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Please use this identifier to cite or link to this item: http://hdl.handle.net/10875/354

Title: Allen's Islamophobia and the British news media : a critical evaluation of Islamophobia as a concept and its application to the written news media in Britain between 2001 and 2008.
Authors: Thompson, P. M.
Keywords: Islamophobia
Press
Issue Date: 2013
Publisher: University of Wales Trinity Saint David
Series/Report no.: Carmarthen / Lampeter Dissertations;
Abstract: This Dissertation firstly regards the definition of Islamophobia by Christopher Allen and its development out of Orientalism. Secondly it regards the written news media between 2001 and 2008 which includes the events of 9/11 and 7/7. Then the levels of representation Islam and Muslims receive the kinds of news hooks and discourses as well as types of language used are aspects covered that are then compared to Allen’s definition of Islamophobia. Thirdly specific stories from immediately after the 9/11 attacks are analysed and again compared to Allen’s definition. It is the aim of this dissertation to firstly assess to what extent the news media can be classified as Islamophobic, or have created trends in the papers where Islamophobic sentiments are standard and that negative stances have either gone unnoticed or have been deemed acceptable. Secondly this dissertation aims to establish how applicable and useful Allen’s definition is, especially in regards to the news media. This dissertation uses a Phenomenological approach and critical analysis on two research papers. Firstly: Images of Islam in the UK: The Representation of British Muslims in the National Press, 2000-8 – found in Pointing the Finger: Islam and Muslims in the British Media – which is an analysis on how written reporting of Islam and Muslims has changed over an eight year period. Secondly: Islam in the British Broadsheets: The Impact of Orientalism on Representations on Islam in the British Press which covers specific instances of representation of Muslims and Islam in the written media. It is the findings of this paper that the levels of representation Islam and Muslims received dramatically raised at the time of 9/11 and as such was the primary lens through which Islam and Muslims were viewed. It is also established that the types of News Hooks, Discourses and Language used during this time period were primarily negative in nature, either focusing on Terrorism or Extremism. Also feelings that are deemed to be Islamophobic are clearly more prevalent, or at least more conspicuous, in modern times as well being quite explicit directly after 9/11. However it is the argument of this paper that it is unclear as to whether this negative trend of representation and Islamophobia is due to the Media portraying a view on Islam and Muslims or if the Media is merely reflecting the already established prevalent view. It is established that Allen’s description of Islamophobia and its comprehensive nature demonstrate a model that can be easily utilised. As a definition it is similar in theme and form to that of racism and anti-Semitism. However it is the argument of this dissertation that Allen’s definition is too vague and open to vast application that can limit academic or critical evaluation of Islam and therefore needs to become more concise.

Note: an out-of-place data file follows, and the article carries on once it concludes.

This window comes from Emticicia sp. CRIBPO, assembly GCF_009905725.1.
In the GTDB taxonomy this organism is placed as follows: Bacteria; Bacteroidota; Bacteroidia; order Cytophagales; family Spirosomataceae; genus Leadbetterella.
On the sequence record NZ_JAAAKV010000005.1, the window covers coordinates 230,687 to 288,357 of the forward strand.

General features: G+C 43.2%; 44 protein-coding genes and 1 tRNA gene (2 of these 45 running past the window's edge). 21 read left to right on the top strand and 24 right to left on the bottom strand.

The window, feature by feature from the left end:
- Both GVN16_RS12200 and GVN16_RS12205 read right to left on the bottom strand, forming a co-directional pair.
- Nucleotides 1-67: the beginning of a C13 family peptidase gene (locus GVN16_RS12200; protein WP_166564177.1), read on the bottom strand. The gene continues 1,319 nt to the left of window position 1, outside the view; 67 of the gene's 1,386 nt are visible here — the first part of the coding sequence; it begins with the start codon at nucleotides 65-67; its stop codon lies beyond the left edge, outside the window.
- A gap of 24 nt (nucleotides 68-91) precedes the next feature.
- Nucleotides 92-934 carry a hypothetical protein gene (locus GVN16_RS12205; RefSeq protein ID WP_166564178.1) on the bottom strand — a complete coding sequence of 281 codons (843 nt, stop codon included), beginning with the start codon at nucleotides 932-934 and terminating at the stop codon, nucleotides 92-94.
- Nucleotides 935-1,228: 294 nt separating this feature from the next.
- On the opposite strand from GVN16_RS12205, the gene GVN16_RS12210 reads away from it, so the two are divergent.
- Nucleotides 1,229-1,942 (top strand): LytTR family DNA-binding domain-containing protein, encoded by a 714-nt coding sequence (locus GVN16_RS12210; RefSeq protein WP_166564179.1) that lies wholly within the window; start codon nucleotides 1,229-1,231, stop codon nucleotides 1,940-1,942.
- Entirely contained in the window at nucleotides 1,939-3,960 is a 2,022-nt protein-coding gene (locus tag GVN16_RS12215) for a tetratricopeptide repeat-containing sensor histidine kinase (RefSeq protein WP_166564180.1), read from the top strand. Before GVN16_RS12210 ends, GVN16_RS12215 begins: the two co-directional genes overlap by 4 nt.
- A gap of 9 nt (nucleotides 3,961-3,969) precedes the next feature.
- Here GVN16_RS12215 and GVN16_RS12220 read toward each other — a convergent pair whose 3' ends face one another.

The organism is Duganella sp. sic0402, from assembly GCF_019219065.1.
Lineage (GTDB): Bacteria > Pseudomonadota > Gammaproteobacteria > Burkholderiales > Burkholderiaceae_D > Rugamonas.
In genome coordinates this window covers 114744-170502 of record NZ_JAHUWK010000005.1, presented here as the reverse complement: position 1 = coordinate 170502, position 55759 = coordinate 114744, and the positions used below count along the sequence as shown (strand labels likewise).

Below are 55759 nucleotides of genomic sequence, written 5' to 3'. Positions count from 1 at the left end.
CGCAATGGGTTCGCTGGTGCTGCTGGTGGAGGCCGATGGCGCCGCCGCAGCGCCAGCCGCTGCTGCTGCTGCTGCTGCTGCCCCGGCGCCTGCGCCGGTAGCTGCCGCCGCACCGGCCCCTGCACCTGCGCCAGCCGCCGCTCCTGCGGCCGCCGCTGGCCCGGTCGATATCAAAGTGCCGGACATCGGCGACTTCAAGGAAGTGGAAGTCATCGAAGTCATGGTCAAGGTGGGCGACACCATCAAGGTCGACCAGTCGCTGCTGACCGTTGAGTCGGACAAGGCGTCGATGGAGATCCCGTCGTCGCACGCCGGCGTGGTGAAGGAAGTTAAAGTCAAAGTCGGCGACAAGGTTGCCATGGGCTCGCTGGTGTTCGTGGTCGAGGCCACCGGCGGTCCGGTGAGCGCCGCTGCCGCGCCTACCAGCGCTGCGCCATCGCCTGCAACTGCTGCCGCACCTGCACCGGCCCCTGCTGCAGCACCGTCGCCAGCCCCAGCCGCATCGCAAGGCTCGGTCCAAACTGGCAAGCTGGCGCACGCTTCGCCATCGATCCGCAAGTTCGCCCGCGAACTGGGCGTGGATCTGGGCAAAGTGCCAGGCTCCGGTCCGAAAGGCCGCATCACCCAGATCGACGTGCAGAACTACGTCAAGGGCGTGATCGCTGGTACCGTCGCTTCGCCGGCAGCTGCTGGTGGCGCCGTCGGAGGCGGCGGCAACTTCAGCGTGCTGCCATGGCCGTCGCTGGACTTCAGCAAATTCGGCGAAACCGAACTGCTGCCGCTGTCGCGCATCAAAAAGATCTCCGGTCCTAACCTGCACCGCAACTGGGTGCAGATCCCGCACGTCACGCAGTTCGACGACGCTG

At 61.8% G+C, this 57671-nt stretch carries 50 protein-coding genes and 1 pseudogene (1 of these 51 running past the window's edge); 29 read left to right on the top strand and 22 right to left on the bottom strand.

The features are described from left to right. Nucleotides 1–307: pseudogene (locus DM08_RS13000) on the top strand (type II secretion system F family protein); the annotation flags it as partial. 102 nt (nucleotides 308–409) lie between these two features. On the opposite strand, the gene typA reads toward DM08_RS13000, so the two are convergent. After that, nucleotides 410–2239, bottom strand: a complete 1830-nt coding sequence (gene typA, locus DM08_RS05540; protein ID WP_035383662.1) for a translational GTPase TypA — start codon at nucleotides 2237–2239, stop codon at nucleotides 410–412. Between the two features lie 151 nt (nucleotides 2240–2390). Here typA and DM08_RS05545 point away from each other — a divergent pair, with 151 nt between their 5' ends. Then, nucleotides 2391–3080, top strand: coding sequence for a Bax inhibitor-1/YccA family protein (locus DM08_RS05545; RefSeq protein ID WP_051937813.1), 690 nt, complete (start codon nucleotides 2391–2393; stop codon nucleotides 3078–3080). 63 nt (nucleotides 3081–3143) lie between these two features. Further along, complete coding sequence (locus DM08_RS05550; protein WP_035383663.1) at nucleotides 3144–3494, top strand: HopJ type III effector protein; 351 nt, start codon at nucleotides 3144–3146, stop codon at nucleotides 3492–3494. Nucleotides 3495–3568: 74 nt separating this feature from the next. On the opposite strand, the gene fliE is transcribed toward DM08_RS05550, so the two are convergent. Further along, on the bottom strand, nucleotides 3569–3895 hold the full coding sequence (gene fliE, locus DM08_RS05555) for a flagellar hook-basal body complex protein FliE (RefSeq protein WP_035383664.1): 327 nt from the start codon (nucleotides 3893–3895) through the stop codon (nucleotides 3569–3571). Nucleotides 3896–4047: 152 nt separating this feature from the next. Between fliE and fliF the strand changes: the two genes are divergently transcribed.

URI: http://hdl.handle.net/10875/354
Appears in Collections:E-theses and Dissertations

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